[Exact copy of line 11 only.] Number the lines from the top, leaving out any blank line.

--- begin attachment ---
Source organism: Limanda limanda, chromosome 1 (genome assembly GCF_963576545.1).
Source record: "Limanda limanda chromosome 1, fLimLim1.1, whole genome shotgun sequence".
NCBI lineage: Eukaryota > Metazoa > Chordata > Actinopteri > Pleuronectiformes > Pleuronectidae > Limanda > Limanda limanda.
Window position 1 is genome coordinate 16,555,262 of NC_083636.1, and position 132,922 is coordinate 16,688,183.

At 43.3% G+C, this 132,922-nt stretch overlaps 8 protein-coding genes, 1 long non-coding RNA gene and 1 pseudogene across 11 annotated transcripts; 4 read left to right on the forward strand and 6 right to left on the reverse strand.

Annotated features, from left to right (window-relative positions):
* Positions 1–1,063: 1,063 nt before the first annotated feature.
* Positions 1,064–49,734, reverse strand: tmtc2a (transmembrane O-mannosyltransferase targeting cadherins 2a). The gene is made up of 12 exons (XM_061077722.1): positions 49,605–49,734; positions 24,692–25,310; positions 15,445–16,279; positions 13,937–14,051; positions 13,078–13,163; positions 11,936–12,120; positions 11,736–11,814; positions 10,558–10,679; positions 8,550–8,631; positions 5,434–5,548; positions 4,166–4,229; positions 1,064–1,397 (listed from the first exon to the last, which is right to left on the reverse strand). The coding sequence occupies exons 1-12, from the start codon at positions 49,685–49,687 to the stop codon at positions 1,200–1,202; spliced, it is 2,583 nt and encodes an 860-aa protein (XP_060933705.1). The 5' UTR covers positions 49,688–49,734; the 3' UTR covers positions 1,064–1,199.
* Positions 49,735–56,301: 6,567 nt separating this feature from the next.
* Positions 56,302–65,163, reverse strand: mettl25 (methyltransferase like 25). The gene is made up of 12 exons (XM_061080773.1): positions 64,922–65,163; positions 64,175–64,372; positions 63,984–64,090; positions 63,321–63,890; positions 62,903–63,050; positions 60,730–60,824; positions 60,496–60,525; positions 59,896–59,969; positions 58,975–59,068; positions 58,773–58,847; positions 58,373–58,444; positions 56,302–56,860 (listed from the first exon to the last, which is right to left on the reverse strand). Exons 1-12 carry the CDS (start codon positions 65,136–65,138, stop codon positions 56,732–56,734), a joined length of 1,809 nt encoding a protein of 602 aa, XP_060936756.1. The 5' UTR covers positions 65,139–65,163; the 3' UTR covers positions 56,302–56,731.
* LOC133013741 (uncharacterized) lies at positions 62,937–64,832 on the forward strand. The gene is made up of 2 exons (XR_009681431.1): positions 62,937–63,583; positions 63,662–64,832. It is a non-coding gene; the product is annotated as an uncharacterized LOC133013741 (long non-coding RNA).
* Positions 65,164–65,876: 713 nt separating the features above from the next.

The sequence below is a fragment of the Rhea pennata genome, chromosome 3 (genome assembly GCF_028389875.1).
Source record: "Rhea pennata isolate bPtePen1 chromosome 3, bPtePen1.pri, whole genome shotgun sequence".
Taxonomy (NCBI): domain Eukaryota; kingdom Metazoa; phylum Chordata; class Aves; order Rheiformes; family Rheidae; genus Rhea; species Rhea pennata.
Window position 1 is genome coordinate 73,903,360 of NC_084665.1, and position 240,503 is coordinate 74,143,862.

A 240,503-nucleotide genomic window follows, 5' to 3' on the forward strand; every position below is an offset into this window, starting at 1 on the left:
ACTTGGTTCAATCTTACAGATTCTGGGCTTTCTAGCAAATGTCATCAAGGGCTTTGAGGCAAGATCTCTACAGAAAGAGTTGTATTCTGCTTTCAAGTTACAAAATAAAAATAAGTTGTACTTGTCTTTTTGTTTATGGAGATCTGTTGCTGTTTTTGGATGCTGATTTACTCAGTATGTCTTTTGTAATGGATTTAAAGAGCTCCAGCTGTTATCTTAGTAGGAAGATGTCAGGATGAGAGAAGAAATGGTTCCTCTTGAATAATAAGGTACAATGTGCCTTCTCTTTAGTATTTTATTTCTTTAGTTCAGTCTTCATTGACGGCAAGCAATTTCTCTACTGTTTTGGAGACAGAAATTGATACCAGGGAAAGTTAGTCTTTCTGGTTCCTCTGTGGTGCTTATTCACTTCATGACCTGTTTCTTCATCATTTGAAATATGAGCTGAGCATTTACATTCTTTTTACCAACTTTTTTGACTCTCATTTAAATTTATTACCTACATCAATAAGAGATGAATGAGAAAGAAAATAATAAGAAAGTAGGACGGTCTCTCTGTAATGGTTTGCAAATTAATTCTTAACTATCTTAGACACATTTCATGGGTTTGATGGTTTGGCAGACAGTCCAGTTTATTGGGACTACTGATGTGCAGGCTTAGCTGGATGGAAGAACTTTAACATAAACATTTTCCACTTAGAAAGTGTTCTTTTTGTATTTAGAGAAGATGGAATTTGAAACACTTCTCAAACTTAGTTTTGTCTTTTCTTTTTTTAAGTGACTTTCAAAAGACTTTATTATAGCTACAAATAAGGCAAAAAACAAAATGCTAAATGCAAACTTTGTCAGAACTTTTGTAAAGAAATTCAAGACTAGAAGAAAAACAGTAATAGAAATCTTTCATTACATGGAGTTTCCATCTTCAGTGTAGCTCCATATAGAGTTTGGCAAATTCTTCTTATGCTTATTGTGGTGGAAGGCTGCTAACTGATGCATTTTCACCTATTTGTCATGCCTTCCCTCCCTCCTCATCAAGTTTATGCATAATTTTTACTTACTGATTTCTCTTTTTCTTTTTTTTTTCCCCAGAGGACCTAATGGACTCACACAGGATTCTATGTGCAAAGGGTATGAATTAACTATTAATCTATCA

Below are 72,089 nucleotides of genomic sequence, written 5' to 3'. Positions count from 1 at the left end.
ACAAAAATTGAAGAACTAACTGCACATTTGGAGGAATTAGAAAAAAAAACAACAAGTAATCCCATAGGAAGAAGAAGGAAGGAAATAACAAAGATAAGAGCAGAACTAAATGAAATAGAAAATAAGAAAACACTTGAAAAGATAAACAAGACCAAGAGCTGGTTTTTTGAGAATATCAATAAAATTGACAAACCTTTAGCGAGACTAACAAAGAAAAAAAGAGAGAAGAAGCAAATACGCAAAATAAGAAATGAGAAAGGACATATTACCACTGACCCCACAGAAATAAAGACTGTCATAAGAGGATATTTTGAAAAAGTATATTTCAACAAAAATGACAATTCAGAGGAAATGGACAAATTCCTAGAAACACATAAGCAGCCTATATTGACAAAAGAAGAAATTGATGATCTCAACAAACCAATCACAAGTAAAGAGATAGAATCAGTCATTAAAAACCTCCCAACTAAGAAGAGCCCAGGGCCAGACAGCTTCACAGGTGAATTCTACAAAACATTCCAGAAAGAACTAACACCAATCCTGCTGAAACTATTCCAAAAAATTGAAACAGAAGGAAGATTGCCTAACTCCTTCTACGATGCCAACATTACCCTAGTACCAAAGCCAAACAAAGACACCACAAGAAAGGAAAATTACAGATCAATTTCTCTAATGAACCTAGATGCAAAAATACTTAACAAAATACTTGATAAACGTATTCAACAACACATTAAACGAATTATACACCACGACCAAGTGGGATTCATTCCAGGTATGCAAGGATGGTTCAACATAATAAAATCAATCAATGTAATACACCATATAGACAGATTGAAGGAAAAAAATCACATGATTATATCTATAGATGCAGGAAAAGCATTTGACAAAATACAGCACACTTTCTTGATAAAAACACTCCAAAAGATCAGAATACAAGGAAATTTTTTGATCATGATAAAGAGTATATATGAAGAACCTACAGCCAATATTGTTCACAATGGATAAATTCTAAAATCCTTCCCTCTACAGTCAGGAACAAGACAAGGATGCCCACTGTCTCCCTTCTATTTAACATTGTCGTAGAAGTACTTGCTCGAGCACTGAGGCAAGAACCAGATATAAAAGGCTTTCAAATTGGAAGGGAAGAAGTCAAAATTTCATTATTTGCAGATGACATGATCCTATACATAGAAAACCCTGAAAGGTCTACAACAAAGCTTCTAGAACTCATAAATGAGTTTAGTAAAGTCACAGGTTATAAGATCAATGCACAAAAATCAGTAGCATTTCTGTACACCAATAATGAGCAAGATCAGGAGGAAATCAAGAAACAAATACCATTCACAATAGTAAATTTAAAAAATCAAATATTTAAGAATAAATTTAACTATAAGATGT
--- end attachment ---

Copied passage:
* LOC133013741 (uncharacterized) lies at positions 62,937–64,832 on the forward strand. The gene is made up of 2 exons (XR_009681431.1): positions 62,937–63,583; positions 63,662–64,832. It is a non-coding gene; the product is annotated as an uncharacterized LOC133013741 (long non-coding RNA).